Though filled with grief and depravity, there is an undeniable heartbeat to “Whoever Slew Auntie Roo” that harmonizes well with the holidays.
A bereaved Mother holds an annual dinner for local orphans, but when one of the children reminds her of her departed daughter, she can’t bring herself to let her go. Let’s dig into 1972’s “Whoever Slew Auntie Roo”, directed by Curtis Harrington!
As I See It
It’s hard to pinpoint who the protagonist in the story is by the end of it all. Shelly Winters as the titular Auntie Roo naturally should be the villain. There is no condoning holding a child against its will no matter your level of anguish, but it is nearly impossible to not feel for her. Her kindness comes from grief but also a genuine source of altruism.
Meanwhile, she’s surrounded by thieves, charlatans, and children who hear lullabies to kill by in their head.
The trailer asks, “When does the fairy tale become a nightmare?”. For Auntie Roo it’s the moment she let little Christopher and Katy into her house. Yes, she’s figuratively haunted by the ghost of her Daughter who passed accidentally. Yes, she keeps her corpse in a nursery in the attic, looking like a miniature version of Norman’s Mother. Yes, she’s mentally unstable. But Christopher is the true psychopath here.
His inner monologue recites the Brothers Grimm tale of Hansel and Gretel, which he apparently took as a true story that cautioned him to be wary of any Woman in an apron willing to cook him a hot meal.
Her grief is also monetized by a fake medium (they’re all fake, for the record) who plants inside people to trick her out of her money, believing to be able to communicate with her late child. I’ve worked backstage for more than a dozen “performances” by a modern medium and have seen firsthand the way they manipulate people in pain. There’s no excuse for it (maybe this should qualify as gratuitous), not even the lie that they’re “helping” heal.
Rant over. But it still stands that from a hoaxer, to a conniving butler, to a murderous schizophrenic child, Auntie Roo is the victim here.
As for a horror element, besides the dread of being burned alive, there is a beautiful Magician’s menagerie about halfway through the film that is filled with some fantastic old school props. Theater costumes and guillotines and creepy puppets. It’s brilliant set design.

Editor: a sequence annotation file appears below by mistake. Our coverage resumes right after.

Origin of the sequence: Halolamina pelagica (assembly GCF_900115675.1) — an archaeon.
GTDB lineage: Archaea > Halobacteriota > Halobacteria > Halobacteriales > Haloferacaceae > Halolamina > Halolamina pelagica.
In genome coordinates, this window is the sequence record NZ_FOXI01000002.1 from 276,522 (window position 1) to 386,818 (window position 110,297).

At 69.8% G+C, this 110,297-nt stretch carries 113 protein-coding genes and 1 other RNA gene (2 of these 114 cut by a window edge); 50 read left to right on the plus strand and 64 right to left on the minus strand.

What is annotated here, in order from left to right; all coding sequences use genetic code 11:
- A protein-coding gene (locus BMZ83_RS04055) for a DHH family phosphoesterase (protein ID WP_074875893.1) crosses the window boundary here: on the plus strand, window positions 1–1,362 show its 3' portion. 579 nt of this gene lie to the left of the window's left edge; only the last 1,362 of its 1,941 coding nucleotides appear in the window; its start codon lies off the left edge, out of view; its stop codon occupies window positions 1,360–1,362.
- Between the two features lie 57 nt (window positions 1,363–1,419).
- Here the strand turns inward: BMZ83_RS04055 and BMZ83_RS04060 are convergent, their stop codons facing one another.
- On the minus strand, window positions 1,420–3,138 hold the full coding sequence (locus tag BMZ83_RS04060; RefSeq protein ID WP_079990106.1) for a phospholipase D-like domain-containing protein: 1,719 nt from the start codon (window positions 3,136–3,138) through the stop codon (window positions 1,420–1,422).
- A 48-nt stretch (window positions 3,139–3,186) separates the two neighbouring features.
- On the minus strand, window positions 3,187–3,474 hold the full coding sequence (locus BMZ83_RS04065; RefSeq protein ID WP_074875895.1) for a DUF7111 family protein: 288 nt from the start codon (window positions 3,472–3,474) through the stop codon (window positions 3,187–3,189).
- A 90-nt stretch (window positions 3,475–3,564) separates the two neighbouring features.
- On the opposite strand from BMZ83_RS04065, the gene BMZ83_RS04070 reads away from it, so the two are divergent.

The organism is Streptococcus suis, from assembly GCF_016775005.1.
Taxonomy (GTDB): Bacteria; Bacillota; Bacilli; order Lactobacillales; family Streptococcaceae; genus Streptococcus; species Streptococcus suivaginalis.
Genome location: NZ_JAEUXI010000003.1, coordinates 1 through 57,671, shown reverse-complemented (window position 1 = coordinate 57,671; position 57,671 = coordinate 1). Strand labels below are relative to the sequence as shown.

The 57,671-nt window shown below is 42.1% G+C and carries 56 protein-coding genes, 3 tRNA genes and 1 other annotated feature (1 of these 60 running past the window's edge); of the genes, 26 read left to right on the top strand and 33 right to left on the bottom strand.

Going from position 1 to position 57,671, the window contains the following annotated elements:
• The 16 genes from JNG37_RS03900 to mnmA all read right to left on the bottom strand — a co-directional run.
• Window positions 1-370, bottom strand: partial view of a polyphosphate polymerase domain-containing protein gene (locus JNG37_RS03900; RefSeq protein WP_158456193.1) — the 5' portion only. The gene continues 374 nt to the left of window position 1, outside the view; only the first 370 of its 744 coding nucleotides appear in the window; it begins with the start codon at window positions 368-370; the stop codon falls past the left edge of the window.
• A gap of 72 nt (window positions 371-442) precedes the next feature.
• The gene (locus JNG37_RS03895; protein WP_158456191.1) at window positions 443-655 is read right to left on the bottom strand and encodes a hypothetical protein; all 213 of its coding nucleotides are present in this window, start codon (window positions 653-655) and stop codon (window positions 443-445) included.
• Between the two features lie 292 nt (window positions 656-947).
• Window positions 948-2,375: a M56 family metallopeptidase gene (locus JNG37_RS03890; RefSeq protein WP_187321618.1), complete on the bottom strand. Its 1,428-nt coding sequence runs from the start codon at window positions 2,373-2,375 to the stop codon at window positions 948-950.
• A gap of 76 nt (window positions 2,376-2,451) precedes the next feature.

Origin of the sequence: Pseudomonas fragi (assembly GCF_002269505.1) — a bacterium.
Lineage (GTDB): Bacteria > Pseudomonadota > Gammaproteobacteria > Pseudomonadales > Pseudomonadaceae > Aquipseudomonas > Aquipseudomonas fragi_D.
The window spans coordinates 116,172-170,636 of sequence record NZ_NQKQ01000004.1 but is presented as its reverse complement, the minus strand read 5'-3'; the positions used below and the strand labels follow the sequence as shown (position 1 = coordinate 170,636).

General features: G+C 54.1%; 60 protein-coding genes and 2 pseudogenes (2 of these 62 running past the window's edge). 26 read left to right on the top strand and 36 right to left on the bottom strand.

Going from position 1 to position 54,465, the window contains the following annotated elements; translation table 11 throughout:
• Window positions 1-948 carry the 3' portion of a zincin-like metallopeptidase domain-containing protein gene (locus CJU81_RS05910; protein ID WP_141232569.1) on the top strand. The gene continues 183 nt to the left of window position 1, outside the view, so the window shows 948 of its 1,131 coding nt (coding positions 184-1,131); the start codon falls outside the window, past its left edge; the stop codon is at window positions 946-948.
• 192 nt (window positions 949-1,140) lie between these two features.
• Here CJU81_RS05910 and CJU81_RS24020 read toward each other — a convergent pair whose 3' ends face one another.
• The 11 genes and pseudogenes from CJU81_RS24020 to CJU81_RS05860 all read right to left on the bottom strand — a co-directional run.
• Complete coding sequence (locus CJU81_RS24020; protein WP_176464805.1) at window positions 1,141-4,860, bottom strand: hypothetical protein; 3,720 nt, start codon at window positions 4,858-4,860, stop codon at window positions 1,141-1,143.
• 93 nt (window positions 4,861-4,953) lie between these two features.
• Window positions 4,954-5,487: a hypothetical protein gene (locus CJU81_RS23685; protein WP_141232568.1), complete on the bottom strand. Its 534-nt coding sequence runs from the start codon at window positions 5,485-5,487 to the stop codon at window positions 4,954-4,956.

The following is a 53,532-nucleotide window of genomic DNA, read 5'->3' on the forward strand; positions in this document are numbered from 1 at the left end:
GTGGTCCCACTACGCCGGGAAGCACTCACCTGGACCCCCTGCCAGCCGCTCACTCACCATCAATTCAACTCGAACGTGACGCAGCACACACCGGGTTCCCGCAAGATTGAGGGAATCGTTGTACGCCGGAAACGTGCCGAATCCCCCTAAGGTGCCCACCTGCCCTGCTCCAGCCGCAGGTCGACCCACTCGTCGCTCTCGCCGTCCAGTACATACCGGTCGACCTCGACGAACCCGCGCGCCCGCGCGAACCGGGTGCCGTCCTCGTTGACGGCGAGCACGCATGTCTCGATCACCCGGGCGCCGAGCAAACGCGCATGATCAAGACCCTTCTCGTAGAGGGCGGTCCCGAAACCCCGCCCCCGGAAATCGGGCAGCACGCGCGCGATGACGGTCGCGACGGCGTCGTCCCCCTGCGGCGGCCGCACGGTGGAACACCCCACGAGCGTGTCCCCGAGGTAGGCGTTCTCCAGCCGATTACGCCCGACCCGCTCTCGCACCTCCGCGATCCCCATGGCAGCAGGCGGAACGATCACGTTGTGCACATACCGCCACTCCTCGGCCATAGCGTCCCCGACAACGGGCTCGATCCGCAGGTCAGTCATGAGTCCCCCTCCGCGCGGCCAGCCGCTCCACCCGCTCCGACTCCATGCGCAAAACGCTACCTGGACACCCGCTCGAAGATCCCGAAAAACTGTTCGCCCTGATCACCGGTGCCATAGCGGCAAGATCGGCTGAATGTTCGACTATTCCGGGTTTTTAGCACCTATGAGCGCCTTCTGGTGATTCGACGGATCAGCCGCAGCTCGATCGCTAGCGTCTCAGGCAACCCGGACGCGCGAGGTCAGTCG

So, with this — and Christopher’s cretinous smile as he rides off with loaded pockets at the deficit of Auntie Roo — I bid you adieu until 2021. Enjoy your Horrordays and stay Spooky, Kids!
Shelley Winters — from her work with Bob Hope, her role in Pete’s Dragon (1977) or as the brazen but lovable Nana Mary in Roseanne — is quite a recognizable face. Personally, it’s her role in The Poseidon Adventure (1972) released the same year as this film, that sticks out for me. Winters defied gender, age (she was 52 at the time), and size constrictions to depict a truly valiant sacrificial hero. I recall vividly the emotional affect her character’s demise had on me as a kid. If you have a taste for something non-horror, Poseidon is a good watch and stars Gene Hackman as well.
Of Gratuitous Nature
While the evil nature serves the character, Albie is so overwhelmingly avaricious and vile that he jumps the shark.
It’s grief that pulls at the heart in this one. Perhaps in my own role as initiator of life, I’ve developed a way to empathize even in the adverse pathology of mania.
Ripe for a Remake
Dialing down the deplorable nature of, well everyone, would serve another go at the story. There’s true emotion at the root of the tale, and when you have that you can always build out. Tying the amplified sorrow to the Christmas season as well would make for a great Christmas horror.
No progeny to report.
Where to Watch
Whoever Slew Auntie Roo? Is available to stream on Amazon Prime, Epix and DIRECTV, and a Blu-ray release from Kino Lorber.